By Louise Raw
In 1882, a statue of prime minister William Gladstone was unveiled on the Bow Road in East London, at the behest of wealthy match firm Bryant & May. The firm had forced 'matchwomen' employed at the nearby Fairfield Road factory to pay for the statue, from wages which were already catastrophically low. They then forced the workers to take an unpaid half day off, to attend the ceremony. It wasn't appreciated. The women turned the occasion into a protest, attacking the statue with rocks and bricks, and cutting their own fingers to stain it red, shouting "our blood paid for this".
Despite having no union and being at the bottom of the labour hierarchy, the matchwomen stood up for themselves often and triumphantly, using strikes and creative political protests to make their point. In 1888 they went on all-out strike against their appalling conditions and management bullying, taking on one of Britain's biggest and most ruthless firms - and winning. This wasn't supposed to happen. Bryant & May remained furious and while they licked their wounds, the matchwomen formed the largest union of women and girls in the country, launching the modern union movement.
The statue of Gladstone still stands, hands continually covered in red paint by persons unknown, but assumed to be carrying on the matchwomen's tradition. Yet, three miles away in Manor Park cemetery, Sarah Chapman, the leading light of the Matchwomen’s union and one of the first working-class women to attend the 'boys' club' of the Victorian TUC, is buried in a pauper's grave with four others. The grave is marked only by a wooden cross planted in the earth by her great-granddaughter Sam Johnson, who has recently discovered the family connection. Johnson is now petitioning to give Chapman a suitable memorial, but her efforts are hampered by the private cemetery's intention to reclaim the land.
To my mind Chapman and her sisters deserve memorials every bit as splendid as Karl Marx's at Highgate. Instead, their lives and achievements are buried, both literally and figuratively.
A spat over who we honour posthumously recently ignited between historian Professor Jerry White and writer and broadcaster Afua Hirsch.
Hirsch addressed the rise of organised racism in the US and the casus belli that its Confederate statues have become. Britain united in condemning the white nationalists who rallied round a statue of Robert E. Lee in Charlottesville, when one of their number allegedly drove a car into a crowd of counter-protesters. But, as Hirsh notes, "when it comes to our own statues, things get a little awkward".
When she questioned the message sent by Nelson's Column given that the man himself was energetically pro-slavery, things predictably kicked off. Hirsch was deluged with mostly negative replies, summed up by one she quoted verbatim: "It's History – we can't and shouldn't re-write it – we learn from it. Removing statues would make us no different to terrorists at Palmyra."
The popular 'no better than Isis'' theme was developed by Jerry White in the Evening Standard, where he decried Hirsh's arguments as the thin end of the wedge of political correctness:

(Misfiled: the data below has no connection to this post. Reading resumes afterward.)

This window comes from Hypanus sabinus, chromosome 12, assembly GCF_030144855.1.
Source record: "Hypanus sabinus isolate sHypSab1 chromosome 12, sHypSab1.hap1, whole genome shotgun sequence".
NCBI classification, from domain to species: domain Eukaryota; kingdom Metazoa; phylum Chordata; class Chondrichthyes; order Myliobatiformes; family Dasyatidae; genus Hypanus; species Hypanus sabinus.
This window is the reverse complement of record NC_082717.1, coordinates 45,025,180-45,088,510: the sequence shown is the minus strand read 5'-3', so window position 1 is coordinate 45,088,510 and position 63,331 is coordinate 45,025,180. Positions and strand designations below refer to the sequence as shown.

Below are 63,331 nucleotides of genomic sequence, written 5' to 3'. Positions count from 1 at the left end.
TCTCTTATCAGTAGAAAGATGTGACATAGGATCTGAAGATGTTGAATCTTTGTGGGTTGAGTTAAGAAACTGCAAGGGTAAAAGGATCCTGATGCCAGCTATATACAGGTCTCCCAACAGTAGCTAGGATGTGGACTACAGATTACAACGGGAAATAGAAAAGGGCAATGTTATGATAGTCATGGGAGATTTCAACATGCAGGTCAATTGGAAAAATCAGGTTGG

"Almost any historical figure that we could think of, when tested, will come off looking like they had views that would be unacceptable to people living now."
A similar row broke out last year over the British Rhodes Must Fall movement (it began in South Africa). Rhodes, whose statue stands at Oxford University, was an undeniable racial and national supremacist, who advocated "bringing... the whole world under British rule, making the Anglo-Saxon race but one Empire". I asked the founder member of the campaign, poet and writer Femi Nylander, for his views on White's arguments.
"Professor White's line of reasoning is deeply flawed," Nylander said. "Not every historical figure was a white supremacist, or sexist. Plenty of people in the 18th century were fighting racism and sexism. Simply to say everyone in the past had some dodgy views is a way of copping out."
As to that emotive Isis comparison, Nylander said: "None of us are suggesting taking sledgehammers to statues...no-one is suggesting they be literally destroyed. They can be placed in a museum with proper contextualisation."
The truth is that monuments and reputations have always risen and fallen in line with our ever-changing relationship with the past.
The Romans had Damnatio memoriae , literally 'condemnation of memory', a legal sentence the Senate could pass enforcing compulsory 'forgetting' of those judged to have dishonoured the Roman State. Ancient Egyptians erased memorials of rulers who'd ticked them off, like Pharaoh Hatshepsut- a seemingly successful leader who brought prosperity to the region but was also, unforgivably, a strong woman who had skilfully manoeuvred herself into the top job. We know, of course, what Henry the VIII did to monasteries and cathedrals. And in America, on hearing the Declaration of Independence read for the first time, American colonists pulled to the ground a statue of King George III in Manhattan, destroying it and re-using the lead for the bullets and muskets of the Revolutionary War.
Today, statues of Hitler, Stalin and Mussolini are nowhere to be found, and the right-wing UK press led the cheers when statues of Saddam Hussein bit the dust.
So, removing memorials as sentiments change is, actually, traditional. We need to know our history, but it’s also crucial that we're not afraid to analyse it, critically if necessary. If that means campaigning for new memorials for people who have been forgotten by history like Sarah Chapman or protesting to remove statues like that of Cecil Rhodes we shouldn't be afraid to do so.
Louise Raw is a historian and the author of Striking a Light: The Bryant & May Matchwomen (Bloomsbury). Sam Johnson's petition on Matchwoman Sarah Chapman acn be found here.
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